Serbian President Aleksandar Vucic in Ohrid (Macedonia), March 18, 2023. ARMEND NIMANI / AFP
For the seventh time since the beginning of May, tens of thousands of Serbs are expected in the streets of Belgrade on Saturday June 17 to protest against their president. In power since 2014 as Prime Minister, then Head of State, Aleksandar Vucic, 53, is facing a protest movement of unprecedented magnitude and duration. Protesters accuse him of promoting an “atmosphere of violence”, which indirectly caused two killings in early May.
This double drama which killed eighteen people – including nine children, murdered by a classmate in their school in the capital – left this Balkan country in shock. Among some of the 6.7 million Serbs, the emotion has turned into unrelenting anger.
“They are demonstrating to stop this violence which is part of our society”, explains Dragan Djilas, the president of the Freedom and Justice Party (social democrat), which co-organizes the demonstrations with other opposition movements. so-called pro-European – even if elements of the pro-Russian extreme right are also regularly present there. “In the street there are many young people, teachers, artists who finally want a normal life and that Serbia concentrates on its European path. »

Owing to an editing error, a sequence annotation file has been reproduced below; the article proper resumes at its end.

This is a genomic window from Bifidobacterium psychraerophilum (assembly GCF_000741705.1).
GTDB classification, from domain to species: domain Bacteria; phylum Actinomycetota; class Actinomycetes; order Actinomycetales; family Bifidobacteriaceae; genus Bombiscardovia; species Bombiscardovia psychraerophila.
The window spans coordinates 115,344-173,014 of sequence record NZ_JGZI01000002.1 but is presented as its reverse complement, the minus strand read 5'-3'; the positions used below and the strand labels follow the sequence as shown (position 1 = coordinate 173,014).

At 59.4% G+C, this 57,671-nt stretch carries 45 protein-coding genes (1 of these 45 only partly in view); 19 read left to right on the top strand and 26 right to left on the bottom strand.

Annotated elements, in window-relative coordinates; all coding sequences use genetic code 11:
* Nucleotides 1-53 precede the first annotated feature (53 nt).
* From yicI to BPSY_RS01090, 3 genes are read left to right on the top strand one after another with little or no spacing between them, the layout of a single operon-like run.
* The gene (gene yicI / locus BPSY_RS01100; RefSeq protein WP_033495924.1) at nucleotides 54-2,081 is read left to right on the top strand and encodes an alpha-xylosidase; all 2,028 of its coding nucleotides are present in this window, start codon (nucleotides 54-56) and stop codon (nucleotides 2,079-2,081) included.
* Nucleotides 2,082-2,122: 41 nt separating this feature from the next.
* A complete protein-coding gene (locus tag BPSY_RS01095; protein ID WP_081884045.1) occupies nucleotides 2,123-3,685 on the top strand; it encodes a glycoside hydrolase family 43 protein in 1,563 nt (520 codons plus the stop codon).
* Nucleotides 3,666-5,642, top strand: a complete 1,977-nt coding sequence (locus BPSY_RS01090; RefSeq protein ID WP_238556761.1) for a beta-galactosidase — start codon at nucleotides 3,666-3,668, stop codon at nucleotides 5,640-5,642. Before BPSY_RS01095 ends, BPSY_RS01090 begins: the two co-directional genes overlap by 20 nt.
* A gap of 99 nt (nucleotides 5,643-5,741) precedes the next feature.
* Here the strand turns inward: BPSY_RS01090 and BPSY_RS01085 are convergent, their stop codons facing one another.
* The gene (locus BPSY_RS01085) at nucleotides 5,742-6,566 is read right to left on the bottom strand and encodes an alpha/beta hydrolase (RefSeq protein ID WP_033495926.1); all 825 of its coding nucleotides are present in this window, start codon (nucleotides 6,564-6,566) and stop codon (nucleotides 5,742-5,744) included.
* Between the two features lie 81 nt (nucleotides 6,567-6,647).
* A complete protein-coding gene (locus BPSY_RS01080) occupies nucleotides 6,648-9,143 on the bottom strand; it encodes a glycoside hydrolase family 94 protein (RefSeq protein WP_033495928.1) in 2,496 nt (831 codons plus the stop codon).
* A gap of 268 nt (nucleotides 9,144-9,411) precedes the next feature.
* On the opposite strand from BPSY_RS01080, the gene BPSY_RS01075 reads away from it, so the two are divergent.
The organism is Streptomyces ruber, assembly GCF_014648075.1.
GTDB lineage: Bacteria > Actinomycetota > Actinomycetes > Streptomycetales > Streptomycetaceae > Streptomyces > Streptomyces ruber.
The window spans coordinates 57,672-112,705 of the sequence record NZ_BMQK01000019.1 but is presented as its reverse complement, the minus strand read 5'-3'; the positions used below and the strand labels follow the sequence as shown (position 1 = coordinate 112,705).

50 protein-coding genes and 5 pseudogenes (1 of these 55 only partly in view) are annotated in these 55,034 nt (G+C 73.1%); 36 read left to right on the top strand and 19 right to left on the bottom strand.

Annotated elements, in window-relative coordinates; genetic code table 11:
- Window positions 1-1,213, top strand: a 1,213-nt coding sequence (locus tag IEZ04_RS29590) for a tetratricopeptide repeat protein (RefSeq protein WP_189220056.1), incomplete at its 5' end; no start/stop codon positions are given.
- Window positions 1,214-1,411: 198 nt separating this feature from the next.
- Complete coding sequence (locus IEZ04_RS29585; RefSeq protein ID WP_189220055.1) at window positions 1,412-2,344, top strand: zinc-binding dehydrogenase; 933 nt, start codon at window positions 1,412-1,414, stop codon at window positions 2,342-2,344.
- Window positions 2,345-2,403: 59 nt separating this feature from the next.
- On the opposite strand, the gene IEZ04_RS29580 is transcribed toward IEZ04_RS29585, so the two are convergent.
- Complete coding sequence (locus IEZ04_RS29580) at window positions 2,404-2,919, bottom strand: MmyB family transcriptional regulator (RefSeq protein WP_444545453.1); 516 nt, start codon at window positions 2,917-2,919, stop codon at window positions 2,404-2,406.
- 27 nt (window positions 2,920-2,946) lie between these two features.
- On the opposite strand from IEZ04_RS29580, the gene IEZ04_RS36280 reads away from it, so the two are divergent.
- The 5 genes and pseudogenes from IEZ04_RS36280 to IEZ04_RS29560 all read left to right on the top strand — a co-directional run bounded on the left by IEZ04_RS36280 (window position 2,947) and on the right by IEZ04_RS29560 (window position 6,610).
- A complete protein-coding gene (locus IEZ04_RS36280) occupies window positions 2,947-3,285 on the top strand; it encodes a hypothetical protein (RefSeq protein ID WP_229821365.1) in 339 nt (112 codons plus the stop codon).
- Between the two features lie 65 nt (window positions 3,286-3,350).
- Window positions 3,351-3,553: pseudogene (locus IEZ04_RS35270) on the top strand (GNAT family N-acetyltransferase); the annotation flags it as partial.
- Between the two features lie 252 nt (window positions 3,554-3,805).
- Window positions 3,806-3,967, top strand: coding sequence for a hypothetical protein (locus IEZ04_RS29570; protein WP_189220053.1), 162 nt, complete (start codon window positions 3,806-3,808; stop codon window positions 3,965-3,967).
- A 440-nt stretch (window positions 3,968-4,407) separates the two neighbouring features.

Read the decryption: Article reserved for our subscribers In Serbia, after the killings, the anger of the population against President Vucic
Tired of seeing their country obsessed with the wars in the former Yugoslavia (1991-1999) and penetrated by an over-armed mafia, these Serbs boldly compare their movement to the demonstrations that led to the fall of dictator Slobodan Milosevic in 2000 Called “Serbia Against Violence,” the movement has a long list of demands, including the resignation of the interior minister and the head of the intelligence services; but, more broadly, the demonstrators want to put an end to the glorification of violence present in the many propaganda organs of power. Triumphantly re-elected in April 2022 with more than 60% of the vote, Mr. Vucic has certainly promised to “almost completely disarm” the Serbs in the face of the scale of the circulation of firearms, but the demonstrators do not trust him.
Troubled links with mafia clans
A master of tackling, Mr. Vucic can no longer hide his contradictions. A former information minister under Milosevic, he took power in 2014 promising to lead his country towards the European Union, but he has kept close ties with China and Russia. Behind a good-natured and open demeanor, he has never really distanced himself from those who glorify Serbian war criminals, and has never explained his troubled links with mafia clans. He still dominates political life thanks to his control of the audiovisual landscape, where he regularly invites himself for long speeches. According to the NGO CRTA, the president has given no less than 300 televised speeches in one year.
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